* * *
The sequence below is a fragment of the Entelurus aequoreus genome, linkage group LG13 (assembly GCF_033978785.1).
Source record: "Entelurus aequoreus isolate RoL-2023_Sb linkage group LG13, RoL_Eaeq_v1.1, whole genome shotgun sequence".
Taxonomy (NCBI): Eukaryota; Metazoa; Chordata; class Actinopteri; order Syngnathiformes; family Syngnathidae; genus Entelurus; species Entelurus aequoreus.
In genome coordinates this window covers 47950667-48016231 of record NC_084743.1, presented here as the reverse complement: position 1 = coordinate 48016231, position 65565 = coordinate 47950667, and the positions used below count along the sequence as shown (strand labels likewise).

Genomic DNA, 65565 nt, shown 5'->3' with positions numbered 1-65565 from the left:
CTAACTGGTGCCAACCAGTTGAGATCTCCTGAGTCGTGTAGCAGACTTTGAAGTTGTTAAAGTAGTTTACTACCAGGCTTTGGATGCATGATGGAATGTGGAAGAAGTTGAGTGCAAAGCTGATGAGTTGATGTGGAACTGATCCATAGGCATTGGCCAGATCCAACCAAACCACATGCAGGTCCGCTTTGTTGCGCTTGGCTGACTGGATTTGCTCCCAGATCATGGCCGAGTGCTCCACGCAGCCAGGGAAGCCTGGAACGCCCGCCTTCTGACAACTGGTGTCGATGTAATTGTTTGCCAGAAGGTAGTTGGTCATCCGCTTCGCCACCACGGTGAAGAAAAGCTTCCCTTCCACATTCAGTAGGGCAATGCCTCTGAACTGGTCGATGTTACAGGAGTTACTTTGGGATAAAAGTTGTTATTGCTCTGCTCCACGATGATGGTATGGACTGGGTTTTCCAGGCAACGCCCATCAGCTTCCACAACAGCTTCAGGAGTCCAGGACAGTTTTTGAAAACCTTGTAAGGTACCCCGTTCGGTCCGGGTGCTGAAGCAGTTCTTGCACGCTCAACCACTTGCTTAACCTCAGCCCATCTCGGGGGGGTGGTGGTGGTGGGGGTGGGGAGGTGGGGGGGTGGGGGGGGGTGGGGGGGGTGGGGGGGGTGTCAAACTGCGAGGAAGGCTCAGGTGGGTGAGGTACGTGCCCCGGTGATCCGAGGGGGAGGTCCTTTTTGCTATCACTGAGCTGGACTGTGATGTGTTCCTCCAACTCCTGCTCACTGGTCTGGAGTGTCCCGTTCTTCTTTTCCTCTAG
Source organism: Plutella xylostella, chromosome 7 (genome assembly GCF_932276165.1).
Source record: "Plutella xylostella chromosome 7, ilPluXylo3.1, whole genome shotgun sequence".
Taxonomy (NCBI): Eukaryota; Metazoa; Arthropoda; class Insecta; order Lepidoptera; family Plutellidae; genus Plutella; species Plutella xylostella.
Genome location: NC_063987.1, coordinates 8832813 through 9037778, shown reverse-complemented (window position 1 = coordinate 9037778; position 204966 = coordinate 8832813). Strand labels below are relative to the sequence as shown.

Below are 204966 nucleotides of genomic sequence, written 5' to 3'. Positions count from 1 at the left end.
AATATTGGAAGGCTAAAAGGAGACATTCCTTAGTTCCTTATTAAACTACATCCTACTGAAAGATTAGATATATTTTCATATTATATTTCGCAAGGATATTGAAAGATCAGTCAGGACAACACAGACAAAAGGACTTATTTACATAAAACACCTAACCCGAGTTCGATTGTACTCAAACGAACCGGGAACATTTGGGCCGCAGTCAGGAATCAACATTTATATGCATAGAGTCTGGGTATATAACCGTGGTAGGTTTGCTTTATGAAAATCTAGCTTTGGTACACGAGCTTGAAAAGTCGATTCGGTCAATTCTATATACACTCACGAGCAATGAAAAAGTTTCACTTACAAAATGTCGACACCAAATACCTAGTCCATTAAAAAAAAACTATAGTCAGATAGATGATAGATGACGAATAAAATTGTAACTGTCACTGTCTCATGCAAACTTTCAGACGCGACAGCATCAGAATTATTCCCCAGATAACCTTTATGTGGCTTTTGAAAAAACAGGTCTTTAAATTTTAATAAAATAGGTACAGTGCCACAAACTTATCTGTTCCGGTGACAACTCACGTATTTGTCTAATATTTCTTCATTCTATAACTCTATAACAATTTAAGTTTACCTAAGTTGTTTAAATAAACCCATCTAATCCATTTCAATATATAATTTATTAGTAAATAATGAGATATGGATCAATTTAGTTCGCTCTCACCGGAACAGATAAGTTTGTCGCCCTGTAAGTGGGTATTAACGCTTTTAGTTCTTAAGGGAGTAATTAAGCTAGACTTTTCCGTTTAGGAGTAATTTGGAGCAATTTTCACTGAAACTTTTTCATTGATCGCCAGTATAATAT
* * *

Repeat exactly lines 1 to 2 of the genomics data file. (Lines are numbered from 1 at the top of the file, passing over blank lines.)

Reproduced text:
The sequence below is a fragment of the Entelurus aequoreus genome, linkage group LG13 (assembly GCF_033978785.1).
Source record: "Entelurus aequoreus isolate RoL-2023_Sb linkage group LG13, RoL_Eaeq_v1.1, whole genome shotgun sequence".